Reuters has been a Streamway webcast customer for two years. The company elected to broadcast its latest financial results using Analyst Meetings.
Prior to using Analyst Meetings, Reuters did not advertise its webcasts publicly. Initially, the company just contacted institutional investors and analysts and invited them to attend an event or tune in. Later, the media were added to the invitation list.
Aware that it needed to reach a wider audience still, Reuters began exploring webcast publicity services and looked at the Germany business newspaper's offering, Handelsblatt, and CCBN, as well as Analyst Meetings. Streamway's offering won because Reuters needed a service providing a wider geographical spread than the others could deliver.
'We wanted to broaden the marketing of our webcast, especially to the continental European shareholder base whom we usually have to visit several times a year,' says Samantha Coates, who works in Reuters' investor relations department. 'Europe is a huge potential marketplace. Germany, the Netherlands and France are our three core target areas, but we were finding it a difficult audience to tap into. Now, with our webcast going out on big European channels like FT.com we can increase the number of people aware of what we're doing and when.'
Coates adds, 'There was also the Security and Exchange Commission's Regulation FD in the background. We needed to make sure that everybody, private and institutional shareholders alike, were treated equally in terms of equal access to our financial information.'
Reuters is very pleased with the impact of using Analyst Meetings for its July financial announcement. Back in February, a similar webcast broadcast only on Reuters' own site attracted 500 pre-event registrations. Hosting the July event via Analyst Meetings doubled that figure. In addition, the number of people who subsequently listened to the July webcast increased by 30%, and Reuters adds that 'an impressively large' number also returned to catch the 'on demand' version of the webcast after the event.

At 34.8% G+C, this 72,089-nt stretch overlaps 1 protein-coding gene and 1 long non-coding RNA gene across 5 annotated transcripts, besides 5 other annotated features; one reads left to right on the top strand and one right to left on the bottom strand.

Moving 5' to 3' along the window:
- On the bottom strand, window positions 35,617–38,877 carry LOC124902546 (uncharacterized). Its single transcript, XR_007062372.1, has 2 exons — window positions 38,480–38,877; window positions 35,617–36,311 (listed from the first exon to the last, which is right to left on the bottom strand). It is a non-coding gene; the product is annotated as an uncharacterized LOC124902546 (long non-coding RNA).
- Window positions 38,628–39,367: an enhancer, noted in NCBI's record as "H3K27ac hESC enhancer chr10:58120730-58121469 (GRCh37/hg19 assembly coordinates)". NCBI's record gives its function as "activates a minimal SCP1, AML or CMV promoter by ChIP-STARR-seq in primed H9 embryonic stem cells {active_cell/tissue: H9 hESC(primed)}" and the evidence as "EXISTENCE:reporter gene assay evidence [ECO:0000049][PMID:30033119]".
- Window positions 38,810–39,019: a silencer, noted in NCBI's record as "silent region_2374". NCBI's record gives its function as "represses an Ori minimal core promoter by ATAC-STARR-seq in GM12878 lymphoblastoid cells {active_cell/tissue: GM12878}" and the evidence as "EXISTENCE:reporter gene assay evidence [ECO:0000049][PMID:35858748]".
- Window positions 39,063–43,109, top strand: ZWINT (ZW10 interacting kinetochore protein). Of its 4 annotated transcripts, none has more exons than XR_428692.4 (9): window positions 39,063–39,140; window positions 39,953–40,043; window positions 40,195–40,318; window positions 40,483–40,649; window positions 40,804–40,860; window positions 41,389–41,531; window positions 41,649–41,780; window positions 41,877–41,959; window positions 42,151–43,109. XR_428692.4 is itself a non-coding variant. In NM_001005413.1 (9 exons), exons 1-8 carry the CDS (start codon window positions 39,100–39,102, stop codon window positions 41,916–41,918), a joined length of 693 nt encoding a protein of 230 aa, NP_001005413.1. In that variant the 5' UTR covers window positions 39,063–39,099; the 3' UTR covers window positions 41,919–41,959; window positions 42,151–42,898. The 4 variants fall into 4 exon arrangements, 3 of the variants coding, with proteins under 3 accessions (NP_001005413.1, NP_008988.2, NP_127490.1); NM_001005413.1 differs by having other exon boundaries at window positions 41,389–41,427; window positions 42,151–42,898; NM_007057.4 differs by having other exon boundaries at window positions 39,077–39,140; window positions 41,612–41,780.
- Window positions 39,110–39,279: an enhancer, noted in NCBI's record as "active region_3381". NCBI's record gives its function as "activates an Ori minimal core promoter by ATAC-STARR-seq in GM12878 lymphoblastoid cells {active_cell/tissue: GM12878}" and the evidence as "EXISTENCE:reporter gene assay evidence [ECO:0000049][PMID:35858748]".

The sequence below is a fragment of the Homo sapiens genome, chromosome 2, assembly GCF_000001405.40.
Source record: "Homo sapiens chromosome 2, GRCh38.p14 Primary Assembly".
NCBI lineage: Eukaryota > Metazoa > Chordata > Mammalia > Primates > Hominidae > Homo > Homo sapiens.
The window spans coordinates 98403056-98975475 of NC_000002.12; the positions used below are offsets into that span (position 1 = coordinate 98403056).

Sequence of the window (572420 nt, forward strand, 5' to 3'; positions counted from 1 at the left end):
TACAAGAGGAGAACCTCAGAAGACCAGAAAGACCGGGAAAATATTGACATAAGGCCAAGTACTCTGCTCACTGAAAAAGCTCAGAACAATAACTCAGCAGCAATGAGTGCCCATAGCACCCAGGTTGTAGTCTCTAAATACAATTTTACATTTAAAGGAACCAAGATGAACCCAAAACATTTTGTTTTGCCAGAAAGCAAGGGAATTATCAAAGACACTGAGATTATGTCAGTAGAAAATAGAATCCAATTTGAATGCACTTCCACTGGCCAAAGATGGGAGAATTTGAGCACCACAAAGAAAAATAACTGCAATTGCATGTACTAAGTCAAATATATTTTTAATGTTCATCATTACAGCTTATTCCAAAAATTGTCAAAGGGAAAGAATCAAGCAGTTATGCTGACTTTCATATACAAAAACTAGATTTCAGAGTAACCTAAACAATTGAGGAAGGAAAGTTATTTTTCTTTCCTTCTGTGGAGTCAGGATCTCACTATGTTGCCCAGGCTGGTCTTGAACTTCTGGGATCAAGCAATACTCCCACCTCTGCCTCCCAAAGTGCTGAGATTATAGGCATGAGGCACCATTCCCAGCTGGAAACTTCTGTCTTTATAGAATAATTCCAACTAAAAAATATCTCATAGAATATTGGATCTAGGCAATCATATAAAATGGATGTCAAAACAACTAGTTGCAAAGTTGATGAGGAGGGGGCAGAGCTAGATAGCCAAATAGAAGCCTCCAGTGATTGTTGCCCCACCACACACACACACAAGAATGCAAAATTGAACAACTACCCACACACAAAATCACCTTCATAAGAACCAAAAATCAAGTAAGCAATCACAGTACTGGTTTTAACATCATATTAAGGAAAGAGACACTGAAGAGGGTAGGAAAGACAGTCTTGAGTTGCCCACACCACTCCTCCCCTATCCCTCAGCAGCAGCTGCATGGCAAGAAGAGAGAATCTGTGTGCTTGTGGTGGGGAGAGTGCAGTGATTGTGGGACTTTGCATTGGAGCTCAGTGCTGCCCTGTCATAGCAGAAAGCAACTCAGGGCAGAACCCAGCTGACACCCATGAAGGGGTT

'We paid £3,500 in marketing costs and it was money well spent -- for brand awareness if nothing else, 'says Coates. 'Each article carried Reuters' logo and there was a hyperlink into our site. The service was certainly good value for money for a major marketing programme.'
As global demand for easier access to financial and corporate information becomes ever more insatiable with advances in access technology, there can only be increased demand for services such as Analyst Meetings.
'The fact that it is a live as well as an 'on demand' service means that you can use it as an online resource to communicate to multiple groups reducing the pressure on Public Relations and IR departments,' says Grapengiesser. 'In my opinion that makes it a cost-reducing concept. It provides extra marketing potential, especially to investors outside the UK.'
He adds, 'The international investor market generally is growing and Analyst Meetings can help attract capital from abroad. The alternative is to conduct extensive roadshows outside the UK which is very expensive both in management and travel time. The opportunity cost of planning presentations, finding a venue, inviting an audience along and then flying people around is a lot of money. Using Analyst Meetings you can capture that event and make it available over and over again, and to an international audience.'
The technical benefits of Analyst Meetings, as cited by Streamway, are its ability to provide feedback statistics and information to customers so they can see how effective the service has proved for their particular event. The service also claims to offer very strong slide synchronisation elements and question and answer sessions, which Grapengiesser believes gives it technical edge.
Over the next 12 months, Streamway plans to consolidate its launch in the UK and firm up its partnerships while also keeping a weather eye on the European marketplace and signing up more big name resellers. On its target list of potential customers are analysts, 2,500 listed companies, and 1,500 firms holding events in London.
'Streaming Media Europe can be the first to know that we have just signed a partnership with The Brewery, the top London event venue, to do their streaming services,' says Grapengiesser. 'We should have a big uptake of the service through this partnership as they host over 1,000 events a year.'
He concludes: 'We're building a leading financial information channel for streaming media services and there are lot of things to come. I'm very optimistic about the future of the service.'Interested in this topic? Check out the Streaming Media Europe 2001 Enterprise conference track!